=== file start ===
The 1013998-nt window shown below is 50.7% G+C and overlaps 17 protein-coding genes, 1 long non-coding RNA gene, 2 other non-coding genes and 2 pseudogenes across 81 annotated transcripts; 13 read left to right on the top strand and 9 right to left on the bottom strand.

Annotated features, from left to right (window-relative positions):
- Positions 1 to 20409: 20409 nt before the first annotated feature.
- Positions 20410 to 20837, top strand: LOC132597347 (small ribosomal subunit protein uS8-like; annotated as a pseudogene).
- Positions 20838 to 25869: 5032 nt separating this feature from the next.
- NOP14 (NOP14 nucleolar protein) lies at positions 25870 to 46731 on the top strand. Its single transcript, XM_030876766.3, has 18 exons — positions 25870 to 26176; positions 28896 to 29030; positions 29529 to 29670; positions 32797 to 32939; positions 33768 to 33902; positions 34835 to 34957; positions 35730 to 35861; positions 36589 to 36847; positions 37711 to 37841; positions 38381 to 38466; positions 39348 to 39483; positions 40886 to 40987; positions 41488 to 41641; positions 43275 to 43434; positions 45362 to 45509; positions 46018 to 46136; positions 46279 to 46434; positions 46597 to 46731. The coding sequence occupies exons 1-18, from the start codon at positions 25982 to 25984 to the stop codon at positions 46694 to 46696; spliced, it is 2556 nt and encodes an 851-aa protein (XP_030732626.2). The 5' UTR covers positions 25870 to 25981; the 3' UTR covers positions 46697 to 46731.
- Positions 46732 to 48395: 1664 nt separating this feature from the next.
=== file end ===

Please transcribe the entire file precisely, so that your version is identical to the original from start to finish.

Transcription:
The 1013998-nt window shown below is 50.7% G+C and overlaps 17 protein-coding genes, 1 long non-coding RNA gene, 2 other non-coding genes and 2 pseudogenes across 81 annotated transcripts; 13 read left to right on the top strand and 9 right to left on the bottom strand.

Annotated features, from left to right (window-relative positions):
- Positions 1 to 20409: 20409 nt before the first annotated feature.
- Positions 20410 to 20837, top strand: LOC132597347 (small ribosomal subunit protein uS8-like; annotated as a pseudogene).
- Positions 20838 to 25869: 5032 nt separating this feature from the next.
- NOP14 (NOP14 nucleolar protein) lies at positions 25870 to 46731 on the top strand. Its single transcript, XM_030876766.3, has 18 exons — positions 25870 to 26176; positions 28896 to 29030; positions 29529 to 29670; positions 32797 to 32939; positions 33768 to 33902; positions 34835 to 34957; positions 35730 to 35861; positions 36589 to 36847; positions 37711 to 37841; positions 38381 to 38466; positions 39348 to 39483; positions 40886 to 40987; positions 41488 to 41641; positions 43275 to 43434; positions 45362 to 45509; positions 46018 to 46136; positions 46279 to 46434; positions 46597 to 46731. The coding sequence occupies exons 1-18, from the start codon at positions 25982 to 25984 to the stop codon at positions 46694 to 46696; spliced, it is 2556 nt and encodes an 851-aa protein (XP_030732626.2). The 5' UTR covers positions 25870 to 25981; the 3' UTR covers positions 46697 to 46731.
- Positions 46732 to 48395: 1664 nt separating this feature from the next.